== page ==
I always figured the “change by” dates on the filters were just company scams to get you to buy more, but I was wrong. Since I drink filtered water mostly just for taste, I used to just wait until the water started tasting funky. Bad idea. Not only do the filters eventually lose some of their removal capacity, bacterial growth can build up inside them, resulting in your so-called “filtered” water having higher bacterial counts than the water straight out of the tap. You’d be actually making your water dirtier rather than cleaner; so, it is important to replace them regularly.

As an aside, I used to think the same thing about the advice to change your toothbrush every three months. Like, which Big Brush executive thought that one up? But no, wrong again. Toothbrushes can build up biofilms of tooth decay bacteria or become breeding grounds for bacteria flumed into the air with each toilet flush before going back into our mouths. Fun Fact: A single flush can spew up “millions of bacteria” that can settle on your nice moist brush. The good news is that rather than buying new ones, you can just disinfect the head of your toothbrush with as little as a 10-minute soak in white vinegar, or even more frugally—vinegar diluted in half with water.

Please consider volunteering to help out on the site.

  • Onufrak SJ, Park S, Sharkey JR, Sherry B. The relationship of perceptions of tap water safety with intake of sugar-sweetened beverages and plain water among US adults. Public Health Nutr. 2014;17(1):179-85.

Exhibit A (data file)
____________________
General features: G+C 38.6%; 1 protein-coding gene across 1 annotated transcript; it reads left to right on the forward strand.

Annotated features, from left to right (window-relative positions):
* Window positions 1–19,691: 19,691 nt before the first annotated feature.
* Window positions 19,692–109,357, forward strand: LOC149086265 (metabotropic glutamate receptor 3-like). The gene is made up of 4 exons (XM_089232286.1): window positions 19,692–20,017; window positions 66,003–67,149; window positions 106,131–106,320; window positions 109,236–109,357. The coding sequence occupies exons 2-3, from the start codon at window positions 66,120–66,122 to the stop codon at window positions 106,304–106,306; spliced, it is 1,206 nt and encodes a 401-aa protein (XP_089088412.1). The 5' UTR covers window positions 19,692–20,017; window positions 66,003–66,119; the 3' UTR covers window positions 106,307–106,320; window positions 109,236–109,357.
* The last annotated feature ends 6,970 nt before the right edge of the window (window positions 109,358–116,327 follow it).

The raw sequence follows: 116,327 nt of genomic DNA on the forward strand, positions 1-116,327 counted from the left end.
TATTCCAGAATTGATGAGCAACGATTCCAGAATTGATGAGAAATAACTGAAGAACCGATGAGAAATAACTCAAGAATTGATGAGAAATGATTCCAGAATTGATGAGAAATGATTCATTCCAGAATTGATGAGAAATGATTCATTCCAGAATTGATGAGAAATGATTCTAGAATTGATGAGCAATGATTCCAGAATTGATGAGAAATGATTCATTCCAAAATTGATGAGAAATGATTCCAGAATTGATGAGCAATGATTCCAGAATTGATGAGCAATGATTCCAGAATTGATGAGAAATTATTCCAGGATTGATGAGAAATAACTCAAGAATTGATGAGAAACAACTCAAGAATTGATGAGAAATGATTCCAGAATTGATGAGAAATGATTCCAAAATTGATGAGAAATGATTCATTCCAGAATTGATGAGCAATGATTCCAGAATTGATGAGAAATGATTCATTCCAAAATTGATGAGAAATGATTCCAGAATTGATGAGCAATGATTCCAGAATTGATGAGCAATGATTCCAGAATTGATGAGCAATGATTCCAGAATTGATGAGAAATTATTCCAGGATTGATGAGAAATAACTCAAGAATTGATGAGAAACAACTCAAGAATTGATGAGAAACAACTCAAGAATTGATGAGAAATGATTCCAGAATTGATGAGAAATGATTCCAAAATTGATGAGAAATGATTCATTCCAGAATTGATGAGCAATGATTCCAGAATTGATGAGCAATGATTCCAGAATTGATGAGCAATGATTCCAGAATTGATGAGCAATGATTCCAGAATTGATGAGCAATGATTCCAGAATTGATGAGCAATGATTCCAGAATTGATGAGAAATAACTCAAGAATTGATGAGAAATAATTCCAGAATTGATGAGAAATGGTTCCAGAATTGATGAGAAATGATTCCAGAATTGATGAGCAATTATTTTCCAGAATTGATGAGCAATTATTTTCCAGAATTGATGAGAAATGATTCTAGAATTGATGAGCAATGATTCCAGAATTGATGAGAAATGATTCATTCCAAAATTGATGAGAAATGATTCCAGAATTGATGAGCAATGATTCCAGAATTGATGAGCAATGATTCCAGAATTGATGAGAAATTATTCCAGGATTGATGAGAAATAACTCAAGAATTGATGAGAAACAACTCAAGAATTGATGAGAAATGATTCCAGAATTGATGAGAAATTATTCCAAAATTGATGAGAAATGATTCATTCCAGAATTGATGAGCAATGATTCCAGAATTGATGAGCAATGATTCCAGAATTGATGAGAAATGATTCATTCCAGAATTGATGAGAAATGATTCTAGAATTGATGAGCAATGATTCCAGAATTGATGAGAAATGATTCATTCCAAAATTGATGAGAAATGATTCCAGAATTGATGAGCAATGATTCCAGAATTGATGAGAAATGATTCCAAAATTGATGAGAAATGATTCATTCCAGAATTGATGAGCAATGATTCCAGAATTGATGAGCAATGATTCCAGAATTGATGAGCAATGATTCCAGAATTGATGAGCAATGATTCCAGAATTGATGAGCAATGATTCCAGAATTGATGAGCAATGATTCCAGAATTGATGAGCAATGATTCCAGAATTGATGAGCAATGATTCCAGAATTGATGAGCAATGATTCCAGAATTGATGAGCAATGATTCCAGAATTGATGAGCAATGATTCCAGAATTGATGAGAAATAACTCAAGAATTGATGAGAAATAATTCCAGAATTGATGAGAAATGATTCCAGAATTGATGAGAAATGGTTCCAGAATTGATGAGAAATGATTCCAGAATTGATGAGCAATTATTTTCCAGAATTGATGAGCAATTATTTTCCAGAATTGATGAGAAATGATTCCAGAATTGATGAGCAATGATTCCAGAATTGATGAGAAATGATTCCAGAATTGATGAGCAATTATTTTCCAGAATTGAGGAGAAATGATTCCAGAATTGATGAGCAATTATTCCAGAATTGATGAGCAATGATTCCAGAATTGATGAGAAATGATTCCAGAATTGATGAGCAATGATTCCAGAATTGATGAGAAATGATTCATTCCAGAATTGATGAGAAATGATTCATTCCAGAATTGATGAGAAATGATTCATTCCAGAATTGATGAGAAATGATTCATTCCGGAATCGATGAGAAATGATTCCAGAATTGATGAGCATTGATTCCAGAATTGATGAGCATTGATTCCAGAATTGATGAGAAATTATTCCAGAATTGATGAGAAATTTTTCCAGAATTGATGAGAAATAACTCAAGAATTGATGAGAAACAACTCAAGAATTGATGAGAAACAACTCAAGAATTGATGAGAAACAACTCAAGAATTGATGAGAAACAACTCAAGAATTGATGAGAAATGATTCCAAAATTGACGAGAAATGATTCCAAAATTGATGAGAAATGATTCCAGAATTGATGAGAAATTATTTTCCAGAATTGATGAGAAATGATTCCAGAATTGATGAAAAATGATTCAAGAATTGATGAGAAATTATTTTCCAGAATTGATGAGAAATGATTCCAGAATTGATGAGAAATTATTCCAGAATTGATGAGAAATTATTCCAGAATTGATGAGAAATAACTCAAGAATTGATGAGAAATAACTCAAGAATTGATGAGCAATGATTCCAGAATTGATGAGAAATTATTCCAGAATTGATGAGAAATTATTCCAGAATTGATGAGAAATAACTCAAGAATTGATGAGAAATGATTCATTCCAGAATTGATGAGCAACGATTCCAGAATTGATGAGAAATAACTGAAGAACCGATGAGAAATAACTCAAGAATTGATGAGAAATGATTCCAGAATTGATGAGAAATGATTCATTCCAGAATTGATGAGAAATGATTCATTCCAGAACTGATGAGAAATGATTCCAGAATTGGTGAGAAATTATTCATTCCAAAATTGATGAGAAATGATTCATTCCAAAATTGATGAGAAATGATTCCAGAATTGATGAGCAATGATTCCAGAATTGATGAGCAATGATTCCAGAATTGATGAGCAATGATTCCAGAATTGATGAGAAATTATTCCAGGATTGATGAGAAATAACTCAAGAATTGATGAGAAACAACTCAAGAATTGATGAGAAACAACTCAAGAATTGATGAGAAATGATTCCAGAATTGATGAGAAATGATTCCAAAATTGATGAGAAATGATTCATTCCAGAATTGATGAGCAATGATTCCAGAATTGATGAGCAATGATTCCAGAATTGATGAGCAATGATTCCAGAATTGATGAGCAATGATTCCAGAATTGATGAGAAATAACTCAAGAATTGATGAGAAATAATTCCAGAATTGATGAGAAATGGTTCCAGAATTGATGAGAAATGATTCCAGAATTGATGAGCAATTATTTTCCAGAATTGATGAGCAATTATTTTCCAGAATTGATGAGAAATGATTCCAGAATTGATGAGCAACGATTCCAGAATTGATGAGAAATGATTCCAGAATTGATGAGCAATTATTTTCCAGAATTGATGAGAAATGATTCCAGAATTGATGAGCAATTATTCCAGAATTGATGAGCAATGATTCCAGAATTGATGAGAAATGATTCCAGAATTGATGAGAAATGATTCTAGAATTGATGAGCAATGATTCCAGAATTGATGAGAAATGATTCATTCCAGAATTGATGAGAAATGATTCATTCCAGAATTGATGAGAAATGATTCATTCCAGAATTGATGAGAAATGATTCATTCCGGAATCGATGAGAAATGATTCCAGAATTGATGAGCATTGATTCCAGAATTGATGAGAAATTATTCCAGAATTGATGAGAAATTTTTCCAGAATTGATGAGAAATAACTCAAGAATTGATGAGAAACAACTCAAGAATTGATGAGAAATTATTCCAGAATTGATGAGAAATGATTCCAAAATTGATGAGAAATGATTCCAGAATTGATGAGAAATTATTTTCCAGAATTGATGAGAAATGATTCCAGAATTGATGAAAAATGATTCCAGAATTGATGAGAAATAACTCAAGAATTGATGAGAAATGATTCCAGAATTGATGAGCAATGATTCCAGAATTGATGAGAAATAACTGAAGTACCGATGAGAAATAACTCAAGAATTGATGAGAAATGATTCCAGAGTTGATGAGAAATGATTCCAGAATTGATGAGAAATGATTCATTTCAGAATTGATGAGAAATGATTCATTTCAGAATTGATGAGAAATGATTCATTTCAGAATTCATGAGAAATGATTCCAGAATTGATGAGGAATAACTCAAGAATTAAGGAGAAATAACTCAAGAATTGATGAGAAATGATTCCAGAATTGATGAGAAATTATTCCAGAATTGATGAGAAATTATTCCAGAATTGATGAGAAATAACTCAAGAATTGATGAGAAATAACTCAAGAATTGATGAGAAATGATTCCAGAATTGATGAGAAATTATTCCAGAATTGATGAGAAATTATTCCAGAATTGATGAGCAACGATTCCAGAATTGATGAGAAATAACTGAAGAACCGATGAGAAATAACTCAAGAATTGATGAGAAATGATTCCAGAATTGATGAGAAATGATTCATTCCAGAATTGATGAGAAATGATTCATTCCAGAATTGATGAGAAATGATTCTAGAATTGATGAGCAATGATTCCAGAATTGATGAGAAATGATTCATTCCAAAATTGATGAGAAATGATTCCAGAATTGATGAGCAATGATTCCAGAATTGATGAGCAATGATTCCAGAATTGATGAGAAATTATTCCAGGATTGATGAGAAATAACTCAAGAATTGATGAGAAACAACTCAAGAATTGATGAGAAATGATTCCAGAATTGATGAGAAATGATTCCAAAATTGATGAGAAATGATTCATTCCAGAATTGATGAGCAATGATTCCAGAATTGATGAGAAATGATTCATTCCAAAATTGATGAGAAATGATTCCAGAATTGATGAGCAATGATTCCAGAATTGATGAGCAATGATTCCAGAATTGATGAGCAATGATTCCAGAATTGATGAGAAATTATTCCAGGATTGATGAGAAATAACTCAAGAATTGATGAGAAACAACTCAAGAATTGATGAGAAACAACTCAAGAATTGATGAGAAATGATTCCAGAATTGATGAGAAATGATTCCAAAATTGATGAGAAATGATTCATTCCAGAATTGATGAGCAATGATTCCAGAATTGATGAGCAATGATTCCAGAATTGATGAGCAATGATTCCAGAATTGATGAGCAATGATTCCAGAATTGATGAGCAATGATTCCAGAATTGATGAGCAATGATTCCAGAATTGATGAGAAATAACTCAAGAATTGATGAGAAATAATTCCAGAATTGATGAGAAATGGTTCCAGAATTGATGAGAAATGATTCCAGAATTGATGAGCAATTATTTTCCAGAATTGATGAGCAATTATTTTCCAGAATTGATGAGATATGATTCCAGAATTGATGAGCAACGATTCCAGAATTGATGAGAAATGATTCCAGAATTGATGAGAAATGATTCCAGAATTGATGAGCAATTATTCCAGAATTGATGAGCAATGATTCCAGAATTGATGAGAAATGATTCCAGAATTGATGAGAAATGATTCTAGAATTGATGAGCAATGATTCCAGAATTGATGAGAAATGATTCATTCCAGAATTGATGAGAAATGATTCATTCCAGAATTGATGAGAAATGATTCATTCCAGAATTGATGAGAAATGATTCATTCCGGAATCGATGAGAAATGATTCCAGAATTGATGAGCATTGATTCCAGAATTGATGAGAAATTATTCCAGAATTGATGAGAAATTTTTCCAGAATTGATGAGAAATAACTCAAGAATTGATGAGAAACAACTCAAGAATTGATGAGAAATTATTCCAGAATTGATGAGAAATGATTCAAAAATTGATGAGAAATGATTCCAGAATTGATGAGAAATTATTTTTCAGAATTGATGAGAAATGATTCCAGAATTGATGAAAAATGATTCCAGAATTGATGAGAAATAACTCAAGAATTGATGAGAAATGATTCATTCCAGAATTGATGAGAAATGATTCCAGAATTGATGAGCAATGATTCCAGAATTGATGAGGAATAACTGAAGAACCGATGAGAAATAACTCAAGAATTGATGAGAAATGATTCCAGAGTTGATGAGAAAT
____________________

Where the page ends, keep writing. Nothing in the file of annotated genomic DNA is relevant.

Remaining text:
• Saleh MA, Abdel-Rahman FH, Woodard BB, et al. Chemical, microbial and physical evaluation of commercial bottled waters in greater Houston area of Texas. J Environ Sci Health A Tox Hazard Subst Environ Eng. 2008;43(4):335-47.
  • Hrudey SE. Chlorination disinfection by-products, public health risk tradeoffs and me. Water Res. 2009;43(8):2057-92.
  • Bellar TA, Lichtenberg JJ, Kroner RC. The Occurrence of Organohalides in Chlorinated Drinking Waters. J Amer Water Works Assoc. 1974;66(12)703-706.
  • Tak S, Vellanki BP. Natural organic matter as precursor to disinfection byproducts and its removal using conventional and advanced processes: state of the art review. J Water Health. 2018;16(5):681-703.
  • Villanueva CM, Fernández F, Malats N, Grimalt JO, Kogevinas M. Meta-analysis of studies on individual consumption of chlorinated drinking water and bladder cancer. J Epidemiol Community Health. 2003;57(3):166-73.
  • Hwang BF, Jaakkola JJ. Water chlorination and birth defects: a systematic review and meta-analysis. Arch Environ Health. 2003;58(2):83-91.
  • Odom R, Regli S, Messner M, Cromwell J, Javdan M. Benefit–cost analysis of the Stage 1 D/DBP Rule. J Amer Water Works Assoc. 1999;91(4):137-147.
  • Grellier J, Rushton L, Briggs DJ, Nieuwenhuijsen MJ. Assessing the human health impacts of exposure to disinfection by-products--a critical review of concepts and methods. Environ Int. 2015;78:61-81.
  • Stalter D, O'Malley E, von Guntenbc U, Escher BI. Point-of-use water filters can effectively remove disinfection by-products and toxicity from chlorinated and chloraminated tap water. Environ. Sci.: Water Res. Technol. 2016;2:875-883 .
  • Bellinger DC. Lead Contamination in Flint--An Abject Failure to Protect Public Health. N Engl J Med. 2016;374(12):1101-3.
  • Anumol T, Clarke BO, Merel S, Snyder SA. Point‐of‐Use Devices for Attenuation of Trace Organic Compounds in Water. J Amer Water Works Assoc. 2015;107(9):E474-E485.
  • Weinberg HS, Pereira VR, Singer PC, Savitz DA. Considerations for improving the accuracy of exposure to disinfection by-products by ingestion in epidemiologic studies. Sci Total Environ. 2006;354(1):35-42.
  • Peker I, Akca G, Sarikir C, Alkurt MT, Celik I. Effectiveness of alternative methods for toothbrush disinfection: an in vitro study. ScientificWorldJournal. 2014;2014:726190.
  • Basman A, Peker I, Akca G, Alkurt MT, Sarikir C, Celik I. Evaluation of toothbrush disinfection via different methods. Braz Oral Res. 2016;30.